French banking group Credit Agricole has confirmed that its brokerage subsidiary Cheuvreux, where 31 French staff are being made redundant, paid bonuses for the year 2008 despite receiving state support. The bank plans to lower bonuses for 2009.
REUTERS - French brokerage Cheuvreux drew angry reactions on Wednesday over bonus payments amid a widening row in France and elsewhere about lavish executive pay during the economic downturn.
The Liberation daily said the broker, part of Credit Agricole, which like many of the world's biggest banks is receiving state support to help it through the financial crisis, would make 51 million euros ($68.8 million) in bonus payments to top managers.
The brokerage said the bonus payments were related to the year 2008 during which it made "satisfying" results despite a difficult end to the year.
It said payments for 2009 would probably be much lower.
But coming fresh after outrage over stock options for the top managers at bank Societe Generale and a golden parachute for the executive chairman of carparts maker Valeo, the bonus payments immediately came under fire. The secretary-general of the ruling UMP party, Xavier Bertrand, said he was shocked.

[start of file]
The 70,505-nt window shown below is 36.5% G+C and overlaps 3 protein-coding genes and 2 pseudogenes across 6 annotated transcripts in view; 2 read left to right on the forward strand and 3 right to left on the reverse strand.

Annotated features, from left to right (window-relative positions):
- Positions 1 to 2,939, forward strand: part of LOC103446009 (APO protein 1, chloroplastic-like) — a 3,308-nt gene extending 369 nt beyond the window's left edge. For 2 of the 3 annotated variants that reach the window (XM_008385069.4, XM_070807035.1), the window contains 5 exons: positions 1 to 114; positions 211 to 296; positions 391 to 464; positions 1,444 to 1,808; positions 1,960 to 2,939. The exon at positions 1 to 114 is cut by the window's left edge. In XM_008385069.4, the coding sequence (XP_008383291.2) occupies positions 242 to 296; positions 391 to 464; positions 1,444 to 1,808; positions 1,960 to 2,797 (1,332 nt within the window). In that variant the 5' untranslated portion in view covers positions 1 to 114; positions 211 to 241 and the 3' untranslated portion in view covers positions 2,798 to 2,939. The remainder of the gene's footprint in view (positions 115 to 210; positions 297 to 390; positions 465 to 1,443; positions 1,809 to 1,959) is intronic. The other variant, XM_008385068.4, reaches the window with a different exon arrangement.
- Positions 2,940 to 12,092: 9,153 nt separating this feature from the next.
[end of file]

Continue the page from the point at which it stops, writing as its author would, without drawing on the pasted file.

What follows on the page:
"It is not in their interest to touch these bonuses. Rewarding success is part of the values we need to have, but to reward failure? No way!" he told Europe 1 radio.
Government spokesman Luc Chatel, however, said bonus payments for traders was normal because their pay was structured in two parts, one fixed, the other related to sales.
Similar rows have erupted in the U.S. and Britain, where some banks and other firms at the heart of the global credit crisis have continued to pay bonuses despite being bailed out by taxpayers' cash.
Date created : 2009-03-25